Spectral flatness or tonality coefficient, also known as Wiener entropy, is a measure used in digital signal processing to characterize an audio spectrum. Spectral flatness is typically measured in decibels, and provides a way to quantify how tone-like a sound is, as opposed to being noise-like.
The meaning of tonal in this context is in the sense of the amount of peaks or resonant structure in a power spectrum, as opposed to flat spectrum of a white noise. A high spectral flatness (approaching 1.0 for white noise) indicates that the spectrum has a similar amount of power in all spectral bands — this would sound similar to white noise, and the graph of the spectrum would appear relatively flat and smooth. A low spectral flatness (approaching 0.0 for a pure tone) indicates that the spectral power is concentrated in a relatively small number of bands — this would typically sound like a mixture of sine waves, and the spectrum would appear "spiky".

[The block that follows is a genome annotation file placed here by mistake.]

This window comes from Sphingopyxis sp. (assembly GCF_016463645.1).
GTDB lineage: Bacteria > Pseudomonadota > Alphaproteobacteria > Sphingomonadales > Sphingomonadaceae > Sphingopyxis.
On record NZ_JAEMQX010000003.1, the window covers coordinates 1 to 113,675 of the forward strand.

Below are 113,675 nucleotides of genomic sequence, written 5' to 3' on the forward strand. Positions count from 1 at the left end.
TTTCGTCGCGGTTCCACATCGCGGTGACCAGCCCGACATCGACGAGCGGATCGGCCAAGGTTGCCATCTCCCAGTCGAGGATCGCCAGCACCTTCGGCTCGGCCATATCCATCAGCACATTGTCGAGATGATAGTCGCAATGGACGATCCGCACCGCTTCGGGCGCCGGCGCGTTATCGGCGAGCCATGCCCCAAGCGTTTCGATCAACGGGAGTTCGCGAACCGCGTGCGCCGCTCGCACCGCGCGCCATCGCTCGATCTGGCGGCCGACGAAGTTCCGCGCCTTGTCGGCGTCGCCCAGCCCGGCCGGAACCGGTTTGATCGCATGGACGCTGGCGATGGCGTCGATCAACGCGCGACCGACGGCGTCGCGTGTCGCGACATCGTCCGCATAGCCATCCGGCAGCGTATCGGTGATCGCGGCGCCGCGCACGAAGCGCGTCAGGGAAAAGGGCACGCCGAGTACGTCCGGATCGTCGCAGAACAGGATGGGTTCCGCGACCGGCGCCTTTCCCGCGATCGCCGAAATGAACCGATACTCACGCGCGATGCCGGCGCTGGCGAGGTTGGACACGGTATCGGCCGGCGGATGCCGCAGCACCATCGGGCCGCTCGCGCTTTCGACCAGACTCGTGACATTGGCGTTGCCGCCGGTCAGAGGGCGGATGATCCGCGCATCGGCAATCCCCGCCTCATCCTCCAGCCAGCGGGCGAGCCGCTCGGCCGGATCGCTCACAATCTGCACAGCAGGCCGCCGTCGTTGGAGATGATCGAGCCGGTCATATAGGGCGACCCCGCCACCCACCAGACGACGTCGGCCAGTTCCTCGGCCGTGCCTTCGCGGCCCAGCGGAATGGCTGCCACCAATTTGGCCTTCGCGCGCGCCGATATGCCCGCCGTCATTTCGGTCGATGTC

where x(n) represents the magnitude of bin number n. Note that a single (or more) empty bin yields a flatness of 0, so this measure is most useful when bins are generally not empty.
The ratio produced by this calculation is often converted to a decibel scale for reporting, with a maximum of 0 dB and a minimum of −∞ dB.
The spectral flatness can also be measured within a specified subband, rather than across the whole band. Dubnov  has shown that spectral flatness is equivalent to information theoretic concept of mutual information that is known as dual total correlation.
This measurement is one of the many audio descriptors used in the MPEG-7 standard, in which it is labelled "AudioSpectralFlatness".
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- Shlomo Dubnov (2004). "Generalization of Spectral Flatness Measure for Non-Gaussian Linear Processes". Signal Processing Letters. 11 (8): 698–701. doi:10.1109/LSP.2004.831663. ISSN 1070-9908.
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